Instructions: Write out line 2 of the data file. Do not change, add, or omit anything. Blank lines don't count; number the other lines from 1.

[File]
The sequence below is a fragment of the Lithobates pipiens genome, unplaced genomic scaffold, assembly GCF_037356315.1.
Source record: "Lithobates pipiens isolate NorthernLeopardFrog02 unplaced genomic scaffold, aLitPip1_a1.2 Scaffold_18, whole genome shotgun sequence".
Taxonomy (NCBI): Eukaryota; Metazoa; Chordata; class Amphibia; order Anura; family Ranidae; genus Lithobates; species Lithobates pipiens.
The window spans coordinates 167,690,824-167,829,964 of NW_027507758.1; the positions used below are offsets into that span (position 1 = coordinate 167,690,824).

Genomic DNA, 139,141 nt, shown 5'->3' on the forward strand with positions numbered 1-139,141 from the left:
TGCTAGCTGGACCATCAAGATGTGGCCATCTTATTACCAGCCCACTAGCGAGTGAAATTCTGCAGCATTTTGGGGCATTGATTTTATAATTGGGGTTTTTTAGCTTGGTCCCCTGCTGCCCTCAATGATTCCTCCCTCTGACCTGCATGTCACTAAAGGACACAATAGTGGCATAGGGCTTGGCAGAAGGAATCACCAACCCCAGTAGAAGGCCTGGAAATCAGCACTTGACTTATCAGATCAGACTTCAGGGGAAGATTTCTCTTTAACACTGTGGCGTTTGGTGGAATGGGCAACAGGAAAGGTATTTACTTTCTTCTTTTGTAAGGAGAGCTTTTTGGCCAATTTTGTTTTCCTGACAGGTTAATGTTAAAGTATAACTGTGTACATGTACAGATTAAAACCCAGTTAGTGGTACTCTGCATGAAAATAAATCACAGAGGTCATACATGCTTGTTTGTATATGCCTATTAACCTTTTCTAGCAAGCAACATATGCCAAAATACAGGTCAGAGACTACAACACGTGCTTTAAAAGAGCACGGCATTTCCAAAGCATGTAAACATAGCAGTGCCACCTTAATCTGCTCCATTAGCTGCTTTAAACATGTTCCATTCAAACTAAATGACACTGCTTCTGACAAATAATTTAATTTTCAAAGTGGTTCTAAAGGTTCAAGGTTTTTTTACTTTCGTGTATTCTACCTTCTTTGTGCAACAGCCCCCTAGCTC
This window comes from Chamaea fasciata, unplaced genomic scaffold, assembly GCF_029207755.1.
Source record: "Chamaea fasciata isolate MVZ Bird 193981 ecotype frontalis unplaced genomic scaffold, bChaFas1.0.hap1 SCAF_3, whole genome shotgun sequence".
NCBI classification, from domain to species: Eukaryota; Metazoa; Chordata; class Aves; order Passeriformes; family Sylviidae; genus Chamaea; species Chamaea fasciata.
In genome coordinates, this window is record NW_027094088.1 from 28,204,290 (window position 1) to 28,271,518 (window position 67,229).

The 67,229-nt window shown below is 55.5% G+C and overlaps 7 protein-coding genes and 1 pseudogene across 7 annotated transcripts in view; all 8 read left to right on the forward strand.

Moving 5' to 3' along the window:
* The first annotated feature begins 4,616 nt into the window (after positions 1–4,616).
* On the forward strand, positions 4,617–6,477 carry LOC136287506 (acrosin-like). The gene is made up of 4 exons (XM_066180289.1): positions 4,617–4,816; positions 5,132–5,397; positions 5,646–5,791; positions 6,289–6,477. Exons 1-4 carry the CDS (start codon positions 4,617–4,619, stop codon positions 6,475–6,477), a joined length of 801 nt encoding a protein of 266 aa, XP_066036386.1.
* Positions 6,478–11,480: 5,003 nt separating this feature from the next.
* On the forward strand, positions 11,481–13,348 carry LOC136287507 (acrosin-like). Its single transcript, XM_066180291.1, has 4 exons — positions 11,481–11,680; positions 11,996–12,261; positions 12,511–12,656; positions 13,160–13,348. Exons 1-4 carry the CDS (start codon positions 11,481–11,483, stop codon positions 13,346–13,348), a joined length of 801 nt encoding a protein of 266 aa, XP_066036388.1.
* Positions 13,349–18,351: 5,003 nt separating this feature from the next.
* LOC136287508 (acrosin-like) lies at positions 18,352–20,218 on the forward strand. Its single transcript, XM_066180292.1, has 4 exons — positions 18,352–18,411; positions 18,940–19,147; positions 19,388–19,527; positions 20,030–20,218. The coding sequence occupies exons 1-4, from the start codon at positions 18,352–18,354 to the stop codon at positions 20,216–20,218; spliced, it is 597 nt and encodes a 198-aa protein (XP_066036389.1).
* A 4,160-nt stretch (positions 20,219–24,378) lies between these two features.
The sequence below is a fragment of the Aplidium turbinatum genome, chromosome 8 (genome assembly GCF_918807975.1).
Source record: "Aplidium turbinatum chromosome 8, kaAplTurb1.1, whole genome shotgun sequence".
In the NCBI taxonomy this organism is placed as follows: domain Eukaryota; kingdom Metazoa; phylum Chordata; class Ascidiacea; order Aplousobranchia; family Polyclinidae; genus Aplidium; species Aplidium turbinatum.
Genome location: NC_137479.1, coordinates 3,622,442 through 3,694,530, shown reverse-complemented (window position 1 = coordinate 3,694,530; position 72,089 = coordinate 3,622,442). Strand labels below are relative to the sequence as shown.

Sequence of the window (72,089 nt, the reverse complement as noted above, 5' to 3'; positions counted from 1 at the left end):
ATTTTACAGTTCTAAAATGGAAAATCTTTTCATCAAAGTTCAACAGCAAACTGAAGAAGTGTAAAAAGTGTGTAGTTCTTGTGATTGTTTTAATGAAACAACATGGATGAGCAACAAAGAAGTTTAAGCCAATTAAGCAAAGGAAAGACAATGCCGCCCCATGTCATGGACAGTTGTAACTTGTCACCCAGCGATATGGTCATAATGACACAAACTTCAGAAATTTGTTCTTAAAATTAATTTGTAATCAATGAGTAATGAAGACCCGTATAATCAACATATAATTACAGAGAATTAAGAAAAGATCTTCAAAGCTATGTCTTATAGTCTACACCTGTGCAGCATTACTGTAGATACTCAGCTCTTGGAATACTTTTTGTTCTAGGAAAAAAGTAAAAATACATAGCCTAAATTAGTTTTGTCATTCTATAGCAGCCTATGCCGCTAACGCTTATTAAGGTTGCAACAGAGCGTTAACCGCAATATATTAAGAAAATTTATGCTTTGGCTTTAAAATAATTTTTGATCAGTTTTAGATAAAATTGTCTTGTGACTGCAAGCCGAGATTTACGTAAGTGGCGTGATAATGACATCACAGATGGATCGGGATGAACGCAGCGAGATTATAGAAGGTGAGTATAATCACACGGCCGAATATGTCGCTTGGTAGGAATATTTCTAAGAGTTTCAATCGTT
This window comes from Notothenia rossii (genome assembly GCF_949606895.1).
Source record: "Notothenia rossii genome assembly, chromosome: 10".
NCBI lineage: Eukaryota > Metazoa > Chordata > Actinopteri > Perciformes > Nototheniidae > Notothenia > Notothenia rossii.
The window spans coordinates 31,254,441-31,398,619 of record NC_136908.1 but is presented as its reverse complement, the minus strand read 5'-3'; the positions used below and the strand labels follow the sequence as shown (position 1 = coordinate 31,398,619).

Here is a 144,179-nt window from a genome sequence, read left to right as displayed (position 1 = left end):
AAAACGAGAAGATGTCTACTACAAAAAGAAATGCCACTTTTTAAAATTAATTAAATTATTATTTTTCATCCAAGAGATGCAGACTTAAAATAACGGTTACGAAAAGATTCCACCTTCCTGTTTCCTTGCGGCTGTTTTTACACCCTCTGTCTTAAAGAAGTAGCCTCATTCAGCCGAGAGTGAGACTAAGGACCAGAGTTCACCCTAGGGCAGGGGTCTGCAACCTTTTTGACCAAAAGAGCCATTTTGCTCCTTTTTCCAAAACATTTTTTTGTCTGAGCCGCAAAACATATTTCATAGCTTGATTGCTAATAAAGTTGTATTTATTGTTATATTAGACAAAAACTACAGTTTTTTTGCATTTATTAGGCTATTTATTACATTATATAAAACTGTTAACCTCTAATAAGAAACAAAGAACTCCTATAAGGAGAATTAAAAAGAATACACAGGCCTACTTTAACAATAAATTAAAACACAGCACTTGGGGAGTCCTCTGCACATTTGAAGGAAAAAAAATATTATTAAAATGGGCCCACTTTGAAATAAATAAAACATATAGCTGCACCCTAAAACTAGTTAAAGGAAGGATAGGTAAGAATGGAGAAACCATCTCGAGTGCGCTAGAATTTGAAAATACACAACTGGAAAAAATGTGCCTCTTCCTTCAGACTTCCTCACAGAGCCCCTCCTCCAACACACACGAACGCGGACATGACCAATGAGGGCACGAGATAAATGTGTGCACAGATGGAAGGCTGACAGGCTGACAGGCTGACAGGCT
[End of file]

Source record: "Lithobates pipiens isolate NorthernLeopardFrog02 unplaced genomic scaffold, aLitPip1_a1.2 Scaffold_18, whole genome shotgun sequence".